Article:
The largest Bewickâ€™s swan family ever recorded at Slimbridge has flown in! We thought we were seeing double when Slimbridge regular Everton brought his new mate Rovers and their brood of six cygnets to the reserve! This huge family party of eight form an imposing force on Swan Lake. They have joined the 200 other Bewickâ€™s at the afternoon grain feeds and are currently spending their days grazing on surrounding fields, re-fuelling after their 2,500 mile migration.
Bewickâ€™s swans usually lay between one and six eggs on breeding grounds in arctic Russia but generally only up to four (and more often one or two) hatch and survive to reach wintering sites in Northwest Europe.
After laying the eggs in June this year, Rovers, who is female, will have incubated them for 29-30 days with some help from Everton. During this vulnerable time, both parents will have closely guarded the nest and protected their brood against predators such as Arctic foxes, wolverines, white-tailed eagles and skuas just to name a few. This would have been a perilous time for the family. Then would have come a period of rapid weight gain with the swans feeding day and night on the abundant wetlands vegetation and berries. When September arrived, the family escaped the arctic winter by embarking on their long journey to reach us.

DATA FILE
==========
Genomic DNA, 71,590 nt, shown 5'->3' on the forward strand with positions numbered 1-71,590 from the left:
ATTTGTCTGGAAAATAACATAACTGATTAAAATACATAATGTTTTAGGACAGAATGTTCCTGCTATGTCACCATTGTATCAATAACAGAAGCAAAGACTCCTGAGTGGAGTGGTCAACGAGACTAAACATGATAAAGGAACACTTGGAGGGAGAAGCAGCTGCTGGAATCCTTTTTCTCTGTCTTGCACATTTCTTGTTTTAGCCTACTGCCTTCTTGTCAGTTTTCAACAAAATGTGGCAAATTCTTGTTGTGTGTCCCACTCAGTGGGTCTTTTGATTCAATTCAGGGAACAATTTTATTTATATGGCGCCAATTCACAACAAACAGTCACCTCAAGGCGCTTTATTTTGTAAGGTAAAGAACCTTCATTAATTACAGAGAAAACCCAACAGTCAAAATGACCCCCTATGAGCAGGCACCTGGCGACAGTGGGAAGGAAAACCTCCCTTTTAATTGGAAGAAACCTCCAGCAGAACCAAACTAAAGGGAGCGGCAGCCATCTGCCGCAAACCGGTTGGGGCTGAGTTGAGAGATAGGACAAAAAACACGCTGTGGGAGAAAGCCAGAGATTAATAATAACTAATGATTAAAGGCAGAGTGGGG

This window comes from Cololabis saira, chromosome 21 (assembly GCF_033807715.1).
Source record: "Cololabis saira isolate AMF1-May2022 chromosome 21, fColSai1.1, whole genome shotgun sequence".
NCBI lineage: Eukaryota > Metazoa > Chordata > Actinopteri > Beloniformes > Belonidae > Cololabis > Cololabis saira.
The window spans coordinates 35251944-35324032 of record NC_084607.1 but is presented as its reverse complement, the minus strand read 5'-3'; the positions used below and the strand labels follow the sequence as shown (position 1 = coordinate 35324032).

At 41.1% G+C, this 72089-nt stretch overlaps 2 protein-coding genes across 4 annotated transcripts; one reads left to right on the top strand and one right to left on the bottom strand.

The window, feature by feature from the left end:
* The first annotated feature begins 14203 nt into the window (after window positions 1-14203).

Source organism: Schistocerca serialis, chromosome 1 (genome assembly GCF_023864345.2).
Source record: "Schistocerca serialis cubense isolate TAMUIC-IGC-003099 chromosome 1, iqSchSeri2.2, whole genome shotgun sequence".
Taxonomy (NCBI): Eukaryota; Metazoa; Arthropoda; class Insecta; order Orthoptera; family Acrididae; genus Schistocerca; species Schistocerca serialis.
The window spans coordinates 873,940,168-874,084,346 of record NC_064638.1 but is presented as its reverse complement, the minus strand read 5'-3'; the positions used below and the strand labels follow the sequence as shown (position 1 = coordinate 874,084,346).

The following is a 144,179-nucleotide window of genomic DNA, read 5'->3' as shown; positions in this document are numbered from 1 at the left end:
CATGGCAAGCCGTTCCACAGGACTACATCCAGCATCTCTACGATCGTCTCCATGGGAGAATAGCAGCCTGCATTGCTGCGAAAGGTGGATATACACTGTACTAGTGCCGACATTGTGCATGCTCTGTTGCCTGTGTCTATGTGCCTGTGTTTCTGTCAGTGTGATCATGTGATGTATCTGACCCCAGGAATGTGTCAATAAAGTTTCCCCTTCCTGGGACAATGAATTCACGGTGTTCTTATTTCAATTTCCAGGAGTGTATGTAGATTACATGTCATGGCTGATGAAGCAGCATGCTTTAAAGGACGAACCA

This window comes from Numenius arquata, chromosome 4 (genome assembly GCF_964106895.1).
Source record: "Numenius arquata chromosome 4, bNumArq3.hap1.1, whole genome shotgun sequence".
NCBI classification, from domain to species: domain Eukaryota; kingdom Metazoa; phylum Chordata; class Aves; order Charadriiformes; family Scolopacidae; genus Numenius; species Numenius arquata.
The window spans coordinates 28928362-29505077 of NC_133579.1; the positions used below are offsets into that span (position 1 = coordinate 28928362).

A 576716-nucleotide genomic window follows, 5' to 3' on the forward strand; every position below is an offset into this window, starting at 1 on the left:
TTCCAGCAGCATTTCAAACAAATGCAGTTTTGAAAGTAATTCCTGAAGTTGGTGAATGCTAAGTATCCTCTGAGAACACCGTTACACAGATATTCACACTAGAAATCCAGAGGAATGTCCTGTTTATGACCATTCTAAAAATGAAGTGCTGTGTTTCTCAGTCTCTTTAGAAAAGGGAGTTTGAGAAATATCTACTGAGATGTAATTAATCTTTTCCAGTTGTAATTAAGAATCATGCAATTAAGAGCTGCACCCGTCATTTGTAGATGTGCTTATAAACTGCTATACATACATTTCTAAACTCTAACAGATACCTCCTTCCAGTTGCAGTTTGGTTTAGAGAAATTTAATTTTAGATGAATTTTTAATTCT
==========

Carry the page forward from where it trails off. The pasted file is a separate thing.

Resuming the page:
So is this an early sign that the Bewickâ€™s have had a good breeding season? Last weekend, observers across Europe braved the cold and headed out to the fields with one aim: to count the number of cygnets and the number of adult birds. Dutch ornithologists Jan Beekman and Wim Tijsen are currently collating the data which will ultimately reveal whether the population has bucked the trend of recent years and managed to successfully breed this year. Results to be announced soon…..